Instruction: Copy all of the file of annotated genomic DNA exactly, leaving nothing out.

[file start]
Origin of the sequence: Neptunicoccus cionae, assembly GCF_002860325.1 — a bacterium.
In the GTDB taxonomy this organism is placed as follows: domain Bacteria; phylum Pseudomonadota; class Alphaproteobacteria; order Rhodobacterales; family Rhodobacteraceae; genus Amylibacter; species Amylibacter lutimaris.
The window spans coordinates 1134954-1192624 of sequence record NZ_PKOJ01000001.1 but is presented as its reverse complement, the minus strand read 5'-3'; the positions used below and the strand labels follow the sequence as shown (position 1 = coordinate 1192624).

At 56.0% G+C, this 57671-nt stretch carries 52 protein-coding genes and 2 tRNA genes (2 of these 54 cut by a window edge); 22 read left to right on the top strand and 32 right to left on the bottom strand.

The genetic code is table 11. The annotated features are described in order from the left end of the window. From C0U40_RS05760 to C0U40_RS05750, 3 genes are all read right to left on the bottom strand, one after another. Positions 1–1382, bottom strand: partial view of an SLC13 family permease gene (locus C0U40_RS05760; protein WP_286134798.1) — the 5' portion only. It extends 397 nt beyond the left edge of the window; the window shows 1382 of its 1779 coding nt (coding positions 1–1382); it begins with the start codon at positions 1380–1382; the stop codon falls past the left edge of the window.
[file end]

Origin of the sequence: Neptunicoccus cionae, assembly GCF_002860325.1 — a bacterium.
In the GTDB taxonomy this organism is placed as follows: domain Bacteria; phylum Pseudomonadota; class Alphaproteobacteria; order Rhodobacterales; family Rhodobacteraceae; genus Amylibacter; species Amylibacter lutimaris.
The window spans coordinates 1134954-1192624 of sequence record NZ_PKOJ01000001.1 but is presented as its reverse complement, the minus strand read 5'-3'; the positions used below and the strand labels follow the sequence as shown (position 1 = coordinate 1192624).

At 56.0% G+C, this 57671-nt stretch carries 52 protein-coding genes and 2 tRNA genes (2 of these 54 cut by a window edge); 22 read left to right on the top strand and 32 right to left on the bottom strand.

The genetic code is table 11. The annotated features are described in order from the left end of the window. From C0U40_RS05760 to C0U40_RS05750, 3 genes are all read right to left on the bottom strand, one after another. Positions 1–1382, bottom strand: partial view of an SLC13 family permease gene (locus C0U40_RS05760; protein WP_286134798.1) — the 5' portion only. It extends 397 nt beyond the left edge of the window; the window shows 1382 of its 1779 coding nt (coding positions 1–1382); it begins with the start codon at positions 1380–1382; the stop codon falls past the left edge of the window.